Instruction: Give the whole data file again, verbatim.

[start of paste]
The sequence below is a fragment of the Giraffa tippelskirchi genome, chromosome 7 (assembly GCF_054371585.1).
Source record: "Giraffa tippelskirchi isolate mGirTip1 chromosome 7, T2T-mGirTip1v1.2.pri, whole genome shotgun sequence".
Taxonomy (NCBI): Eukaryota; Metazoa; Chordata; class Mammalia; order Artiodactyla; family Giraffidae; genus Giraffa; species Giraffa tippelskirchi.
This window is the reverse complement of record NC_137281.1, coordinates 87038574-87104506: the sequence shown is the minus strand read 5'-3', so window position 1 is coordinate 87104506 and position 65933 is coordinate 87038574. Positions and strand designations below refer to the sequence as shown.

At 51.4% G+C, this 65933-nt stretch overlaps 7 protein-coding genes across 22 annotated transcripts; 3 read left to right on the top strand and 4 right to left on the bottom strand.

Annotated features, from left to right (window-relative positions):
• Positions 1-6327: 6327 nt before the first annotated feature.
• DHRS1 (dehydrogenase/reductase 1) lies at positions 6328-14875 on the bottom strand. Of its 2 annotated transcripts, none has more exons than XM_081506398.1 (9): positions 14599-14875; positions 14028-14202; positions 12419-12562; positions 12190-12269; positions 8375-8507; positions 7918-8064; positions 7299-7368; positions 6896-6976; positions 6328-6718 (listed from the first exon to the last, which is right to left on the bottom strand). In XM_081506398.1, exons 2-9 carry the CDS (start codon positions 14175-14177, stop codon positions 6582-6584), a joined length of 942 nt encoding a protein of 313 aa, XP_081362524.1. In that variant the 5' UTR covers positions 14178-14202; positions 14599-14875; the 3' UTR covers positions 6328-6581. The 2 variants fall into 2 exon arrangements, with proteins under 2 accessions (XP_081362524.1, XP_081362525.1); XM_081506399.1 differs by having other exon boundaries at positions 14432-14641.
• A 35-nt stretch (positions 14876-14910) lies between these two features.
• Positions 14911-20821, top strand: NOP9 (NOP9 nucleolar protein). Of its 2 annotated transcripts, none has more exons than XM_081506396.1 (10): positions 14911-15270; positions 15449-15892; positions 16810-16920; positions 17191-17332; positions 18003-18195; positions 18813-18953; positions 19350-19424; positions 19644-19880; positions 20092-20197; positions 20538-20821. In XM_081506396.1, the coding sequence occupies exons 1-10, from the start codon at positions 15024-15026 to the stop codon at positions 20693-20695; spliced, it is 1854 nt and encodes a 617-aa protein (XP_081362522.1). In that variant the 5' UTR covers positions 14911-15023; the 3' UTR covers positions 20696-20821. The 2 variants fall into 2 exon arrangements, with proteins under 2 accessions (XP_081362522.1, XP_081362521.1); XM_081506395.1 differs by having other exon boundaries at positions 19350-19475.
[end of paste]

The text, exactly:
The sequence below is a fragment of the Giraffa tippelskirchi genome, chromosome 7 (assembly GCF_054371585.1).
Source record: "Giraffa tippelskirchi isolate mGirTip1 chromosome 7, T2T-mGirTip1v1.2.pri, whole genome shotgun sequence".
Taxonomy (NCBI): Eukaryota; Metazoa; Chordata; class Mammalia; order Artiodactyla; family Giraffidae; genus Giraffa; species Giraffa tippelskirchi.
This window is the reverse complement of record NC_137281.1, coordinates 87038574-87104506: the sequence shown is the minus strand read 5'-3', so window position 1 is coordinate 87104506 and position 65933 is coordinate 87038574. Positions and strand designations below refer to the sequence as shown.

At 51.4% G+C, this 65933-nt stretch overlaps 7 protein-coding genes across 22 annotated transcripts; 3 read left to right on the top strand and 4 right to left on the bottom strand.

Annotated features, from left to right (window-relative positions):
• Positions 1-6327: 6327 nt before the first annotated feature.
• DHRS1 (dehydrogenase/reductase 1) lies at positions 6328-14875 on the bottom strand. Of its 2 annotated transcripts, none has more exons than XM_081506398.1 (9): positions 14599-14875; positions 14028-14202; positions 12419-12562; positions 12190-12269; positions 8375-8507; positions 7918-8064; positions 7299-7368; positions 6896-6976; positions 6328-6718 (listed from the first exon to the last, which is right to left on the bottom strand). In XM_081506398.1, exons 2-9 carry the CDS (start codon positions 14175-14177, stop codon positions 6582-6584), a joined length of 942 nt encoding a protein of 313 aa, XP_081362524.1. In that variant the 5' UTR covers positions 14178-14202; positions 14599-14875; the 3' UTR covers positions 6328-6581. The 2 variants fall into 2 exon arrangements, with proteins under 2 accessions (XP_081362524.1, XP_081362525.1); XM_081506399.1 differs by having other exon boundaries at positions 14432-14641.
• A 35-nt stretch (positions 14876-14910) lies between these two features.
• Positions 14911-20821, top strand: NOP9 (NOP9 nucleolar protein). Of its 2 annotated transcripts, none has more exons than XM_081506396.1 (10): positions 14911-15270; positions 15449-15892; positions 16810-16920; positions 17191-17332; positions 18003-18195; positions 18813-18953; positions 19350-19424; positions 19644-19880; positions 20092-20197; positions 20538-20821. In XM_081506396.1, the coding sequence occupies exons 1-10, from the start codon at positions 15024-15026 to the stop codon at positions 20693-20695; spliced, it is 1854 nt and encodes a 617-aa protein (XP_081362522.1). In that variant the 5' UTR covers positions 14911-15023; the 3' UTR covers positions 20696-20821. The 2 variants fall into 2 exon arrangements, with proteins under 2 accessions (XP_081362522.1, XP_081362521.1); XM_081506395.1 differs by having other exon boundaries at positions 19350-19475.